On consolidating, a new approach to learning repertoire, and pieces that are harder than they look.
Yet another long overdue update. Life suddenly got a lot busier just last month as Iâ€™ve landed my desired job as a programmer (Junior Front-End Web Developer, in case anyone wonders), so thereâ€™s not quite as much time left for practice, and even less so for writing about it. I did find myself with a bit of time left on this beautiful Sunday evening, so here it is.More on consolidating
Last time, I talked quite a bit about consolidating pieces. Turning off the metronome and practising it as slowly as needed for me to be able to bring out the musicality that I want while, at the same time, ironing out mistakes that slipped into my playing.
While I felt it was useful, I became less sure about the need for no metronome. Surely, playing it nice and slow with the metronome will be equally effective if not more so? After two weeks, I felt like that was indeed the case, and I was ready to write a new post on how wrong I was on the no-metronome technique. But as I kept on practising, I came to realise thereâ€™s something to be said for both methods, and a bit of a compromise was needed. It ended up being quite a significant compromise, too, in the sense that the way I practise material has changed quite a bit.
I used to set the metronome very slow at the start of every practice session, work my way up to the tempo I reached in my last practice session, and then (hopefully) end up adding a bit to that. It was effective, but it required a lot of repetition.
My new way of practising starts with the consolidating technique I talked about at length: start playing as slowly as needed to have proper control and musicality and repeat the section a couple of times until itâ€™s entirely in your fingers. This replaces the entirety of â€˜start slow and work up to the tempo you reached yesterdayâ€™. Most times, four or five repetitions are all thatâ€™s needed to play at last timeâ€™s tempo with a metronome consistently.
Itâ€™s at that point that the metronome is turned back on, and immediately at last timeâ€™s tempo. If, after a minute or two, I cannot consistently play it with the metronome, I turn it back off and get a couple of correct repetitions without the metronome (again, consolidating) and move on onto the next section. If I do get it right, Iâ€™ll work to increase the tempo by 5/10BPM; whatever feels comfortable and doesnâ€™t lead to mistakes.
It feels a bit more time efficient, as thereâ€™s less pure repetition. The repetition without a metronome is also more fun because I get to play with a bit more freedom. This also carries over very well into the later stages of learning that piece, as Iâ€™ll already somewhat know where I want to take the piece. The risk here always was going back to last timeâ€™s tempo without being ready for it, but by being honest about my own playing really goes a long way.A new approach to learning repertoire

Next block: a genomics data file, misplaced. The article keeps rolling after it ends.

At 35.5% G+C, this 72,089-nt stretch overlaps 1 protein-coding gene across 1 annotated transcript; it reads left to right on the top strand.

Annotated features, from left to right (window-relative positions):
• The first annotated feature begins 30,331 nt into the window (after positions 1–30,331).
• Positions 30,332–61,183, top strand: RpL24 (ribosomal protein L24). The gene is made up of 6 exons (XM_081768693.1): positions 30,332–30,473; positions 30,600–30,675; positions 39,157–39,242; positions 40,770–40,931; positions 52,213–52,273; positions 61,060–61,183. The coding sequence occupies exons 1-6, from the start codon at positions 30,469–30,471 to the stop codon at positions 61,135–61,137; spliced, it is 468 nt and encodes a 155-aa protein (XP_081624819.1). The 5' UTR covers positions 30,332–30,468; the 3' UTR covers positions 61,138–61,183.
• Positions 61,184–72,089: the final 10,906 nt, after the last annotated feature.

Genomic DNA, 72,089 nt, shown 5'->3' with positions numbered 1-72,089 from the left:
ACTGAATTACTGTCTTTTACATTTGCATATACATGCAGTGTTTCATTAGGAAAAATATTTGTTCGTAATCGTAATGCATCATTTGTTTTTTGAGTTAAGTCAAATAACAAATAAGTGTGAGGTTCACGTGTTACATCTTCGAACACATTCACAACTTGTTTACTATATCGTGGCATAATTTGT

I had a revelation while trying to play through my repertoire pieces while reading: I canâ€™t keep track of things and read along as well as Iâ€™d like (which was very logical, as I never put in the effort beyond my initial study of the piece). This got me thinking: would it be valuable to be able to both play while reading and play from memory?
I concluded that it would indeed be valuable. I even went as far to decide, for myself, that I didnâ€™t know a piece unless I could play it while reading. Hereâ€™s why:
First, when you rely entirely on memorisation, little mistakes are bound to slip into your playing without you noticing. Playing with the improper dynamics, ignoring rests, poor phrasing, the list goes on. While reading, youâ€™ll see all these things as you play, so youâ€™ll notice anything going wrong and act accordingly.
Second, being able to play along while reading goes a long way to memorising the piece, at least for me. If I can play it while reading, itâ€™ll hardly take any effort to get it memorised. At that point, being very familiar with the score is invaluable. Iâ€™ll not exactly be able to see the score in my mind, but Iâ€™ll be vaguely aware of how it looks and remember crucial aspects (which were giving me trouble. Thus I spent more time on them. Therefore I know those parts best). It does help tremendously with how secure a piece of music is for me when playing from memory.
Third, as you learn a piece more often, getting back to a state where you can read it comes very quickly. You eliminate potential mistakes you may accidentally introduce by relying on memorisation from the start.
Iâ€™m sure there are many more reasons always to be able to read along with any piece youâ€™re learning at any stage of the learning process, but these are the ones that are evident to me.
Something else that has changed in my approach to repertoire is an acceptance of metronome practice. I never used to do this beyond the initial learning stage, but Iâ€™ve become more accepting of those times where itâ€™s really needed. Mainly, pieces that need to get to a certain tempo, which I can not yet comfortably reach. Iâ€™ll do my musicality practise, followed by a few sessions of metronome practice. If I got +20/+30 compared to the last time I learned it, Iâ€™ll lay it aside again. Iâ€™ve found that this carries over well into subsequent relearning activities. I donâ€™t really bother trying to get that new tempo musical straight away; not only will it not be as good as Iâ€™d like anyway, next time itâ€™ll feel ten times easier, anyway.Some more Grieg
This weekend, Iâ€™ve made my third recording of Griegâ€™s Watchmanâ€™s Song. Just now, I also realise I didnâ€™t even post my second one. You can find a playlist of all three recordings on SoundCloud.
I think thereâ€™s some definite improvement to be heard. Iâ€™m relatively confident about the main part of the piece, I like the tempo, use of rubato, dynamics, silences, phrasing, and voicing. In the Intermezzo, the arpeggios continue to be a source of trouble, but thereâ€™s some good improvement there as well (especially in my latest recording). My teacher showed me a great way to try and learn to play these just this last Thursday, so Iâ€™ll spend a week here and there working on just that. The chords in the Intermezzo are much better now that Iâ€™ve spent some time working on just that. They feel controlled and much closer to how I want them compared to my first two recordings. My third time relearning is scheduled for the end of September, so I hope to update you with a new recording around that time.